From a culinary perspective only, our inaugural visit to the Mine Shift Tavern back in 2005 was a disappointment. The menu was rather lackluster and the quality of fare was pedestrian. It might best be described as “company store quality.” Marked improvement was evident during my second visit in 2011 when I dined at the Mine Shaft Tavern for a “Breakfast, Lunch and Dinner” article in New Mexico Magazine. What a difference a change of ownership can make! In 2009, Lori Lindsey purchased the Mine Shift Tavern and has made it not only “Madrid’s living room,” but one of its best dining rooms.
The menu features “New Mexico Roadhouse Cuisine” showcasing a number of specialty burgers, grilled pizza and specials such as enchiladas, fish and chips and a smoked barbecue sandwich. Dinner specials are available from Thursday through Sunday after 5PM. They include a Wagyu “Baseball Cut” Sirloin, Shrimp Brochette and Wild Mushroom Pasta. If it’s been a while since your last visit to the Mine Shaft Tavern, you might be surprised at how much more varied and inviting the menu now is. The kitchen’s “mission statement says it best: We take pride in making food from scratch using quality and organic ingredients whenever possible. Our famous burgers and “Kobe” comes right off the Turquoise Trail, from Bonanza Creek Ranch and Lone Mountain Ranch.”
With a New Mexican beef pedigree like that, you’ve got to order one of the Tavern’s six specialty burgers which are available from your choice of half-pound Angus, New Mexico Wagyu, Buffalo or Veggie. The newest specialty burger was created in 2014 for the second annual green chile cheeseburger smackdown in Santa Fe. It’s called the “Mad Chile Burger” for good reason–because most New Mexicans are absolutely mad about green chile. The more, the better! If this describes you, you’ll love the duo of roasted green chile and lightly battered and fried green chile strips. The Mad Chile Burger also includes a half-pound black Angus Chuck, aged Cheddar and Chipotle Dijonaisse on a Brioche Bun with garnish (pickles, tomatoes, lettuce) on the side.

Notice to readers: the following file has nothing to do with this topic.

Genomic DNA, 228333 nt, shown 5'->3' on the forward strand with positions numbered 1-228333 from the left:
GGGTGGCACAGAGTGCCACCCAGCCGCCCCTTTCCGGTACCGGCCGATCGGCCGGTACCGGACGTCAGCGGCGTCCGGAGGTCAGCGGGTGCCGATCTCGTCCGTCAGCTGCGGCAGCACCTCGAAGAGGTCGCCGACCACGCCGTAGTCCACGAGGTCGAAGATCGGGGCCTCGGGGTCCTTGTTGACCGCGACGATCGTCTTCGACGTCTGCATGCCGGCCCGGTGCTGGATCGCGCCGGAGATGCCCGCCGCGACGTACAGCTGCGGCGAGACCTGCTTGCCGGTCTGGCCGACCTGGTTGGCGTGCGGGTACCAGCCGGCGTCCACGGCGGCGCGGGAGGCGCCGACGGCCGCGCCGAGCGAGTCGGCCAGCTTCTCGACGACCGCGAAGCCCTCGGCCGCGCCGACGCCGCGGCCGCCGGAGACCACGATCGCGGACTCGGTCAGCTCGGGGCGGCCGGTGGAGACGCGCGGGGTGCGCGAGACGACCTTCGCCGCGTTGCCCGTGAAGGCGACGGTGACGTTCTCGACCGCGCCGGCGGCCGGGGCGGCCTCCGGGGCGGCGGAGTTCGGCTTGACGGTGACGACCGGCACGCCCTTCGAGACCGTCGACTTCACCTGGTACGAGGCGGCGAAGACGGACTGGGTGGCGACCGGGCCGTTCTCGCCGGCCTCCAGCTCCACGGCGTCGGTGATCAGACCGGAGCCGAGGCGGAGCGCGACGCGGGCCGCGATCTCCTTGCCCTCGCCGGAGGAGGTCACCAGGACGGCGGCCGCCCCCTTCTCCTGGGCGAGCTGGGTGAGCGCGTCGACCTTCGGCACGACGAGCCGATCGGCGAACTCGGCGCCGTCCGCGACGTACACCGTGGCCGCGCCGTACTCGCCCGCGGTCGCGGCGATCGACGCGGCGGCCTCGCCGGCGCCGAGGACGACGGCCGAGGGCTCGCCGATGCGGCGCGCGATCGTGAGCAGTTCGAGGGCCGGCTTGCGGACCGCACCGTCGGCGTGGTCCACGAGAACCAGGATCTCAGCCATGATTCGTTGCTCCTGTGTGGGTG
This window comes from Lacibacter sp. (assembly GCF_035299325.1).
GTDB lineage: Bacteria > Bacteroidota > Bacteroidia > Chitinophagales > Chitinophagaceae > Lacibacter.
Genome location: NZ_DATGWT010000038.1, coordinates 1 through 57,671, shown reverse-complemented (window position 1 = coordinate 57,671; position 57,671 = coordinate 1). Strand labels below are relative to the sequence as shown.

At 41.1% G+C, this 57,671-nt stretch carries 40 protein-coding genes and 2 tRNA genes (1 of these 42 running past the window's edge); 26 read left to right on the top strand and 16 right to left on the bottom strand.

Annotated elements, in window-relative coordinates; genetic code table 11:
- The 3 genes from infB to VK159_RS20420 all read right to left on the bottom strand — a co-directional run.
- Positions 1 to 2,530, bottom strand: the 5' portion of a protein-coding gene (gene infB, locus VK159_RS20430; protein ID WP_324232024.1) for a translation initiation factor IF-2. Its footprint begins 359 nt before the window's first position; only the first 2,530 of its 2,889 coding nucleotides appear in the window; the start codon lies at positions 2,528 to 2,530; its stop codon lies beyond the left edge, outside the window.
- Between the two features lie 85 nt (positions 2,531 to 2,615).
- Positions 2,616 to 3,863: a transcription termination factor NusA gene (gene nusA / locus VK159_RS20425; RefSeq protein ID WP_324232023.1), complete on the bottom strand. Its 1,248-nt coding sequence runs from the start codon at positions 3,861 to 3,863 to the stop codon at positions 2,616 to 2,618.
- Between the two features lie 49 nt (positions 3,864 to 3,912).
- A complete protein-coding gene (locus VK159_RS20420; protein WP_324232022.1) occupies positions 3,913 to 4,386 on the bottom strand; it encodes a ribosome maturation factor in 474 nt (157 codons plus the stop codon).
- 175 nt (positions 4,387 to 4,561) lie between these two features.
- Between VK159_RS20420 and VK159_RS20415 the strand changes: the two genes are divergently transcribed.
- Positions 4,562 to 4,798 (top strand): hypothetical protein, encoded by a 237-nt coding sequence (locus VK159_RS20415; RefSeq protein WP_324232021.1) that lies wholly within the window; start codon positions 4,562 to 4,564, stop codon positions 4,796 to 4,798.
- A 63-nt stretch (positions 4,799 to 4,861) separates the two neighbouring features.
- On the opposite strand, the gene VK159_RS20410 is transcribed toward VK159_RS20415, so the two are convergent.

When I ordered the Mad Chile Burger, my server (who also happens to be owner Lori Lindsey’s niece) was very prophetic in telling me it would be the winning green chile cheeseburger in the Smackdown two days later. I was skeptical until my second bite when the Chipotle Dijonaisse kicked it. With the heat-generating triumvirate of roasted and chopped green chile, battered and fried green chile and Chipotle Dijonaisse, this burger blesses you with three times the love and three times the flavor you get from most green chile cheeseburgers. The battered and fried green chile strips, similar to a chile relleno without the cheese, are especially addictive. The Chipotle Dijonaisse has the tanginess of mustard with the piquant kick of chipotle, a combination which renders mustard unnecessary. In fact, to add anything else to this burger would be to desecrate it. It is simply one of the very best green chile cheeseburgers in New Mexico. Smackdown attendees obviously agreed, according the Mad Chile Burger the “people’s choice” award for 2014.
All burgers are served with your choice of fresh cut French fries or coleslaw. For a pittance more, you can substitute a salad, sweet potato fries or black and tan onion rings. Better still, order an appetizer-sized Hatch green chile basket, the same fried, fire-roasted Hatch green chiles found on the Mad Chile Burger. Served with Ranch dressing, these green chiles will give you yet another reason to be mad about green chile.
Fittingly, the Mine Shaft Tavern is on the New Mexico Green Chile Cheeseburger Trail and was also recognized by the New Mexico Tourism Department as a Culinary Treasure.
The Mine Shaft Tavern
2846 State Highway 14
Madrid, New Mexico
LATEST VISIT: 10 September 2014
1st VISIT: 30 May 2005
# OF VISITS: 3
BEST BET: The Mad Chile Burger, Black and Tan Onion Rings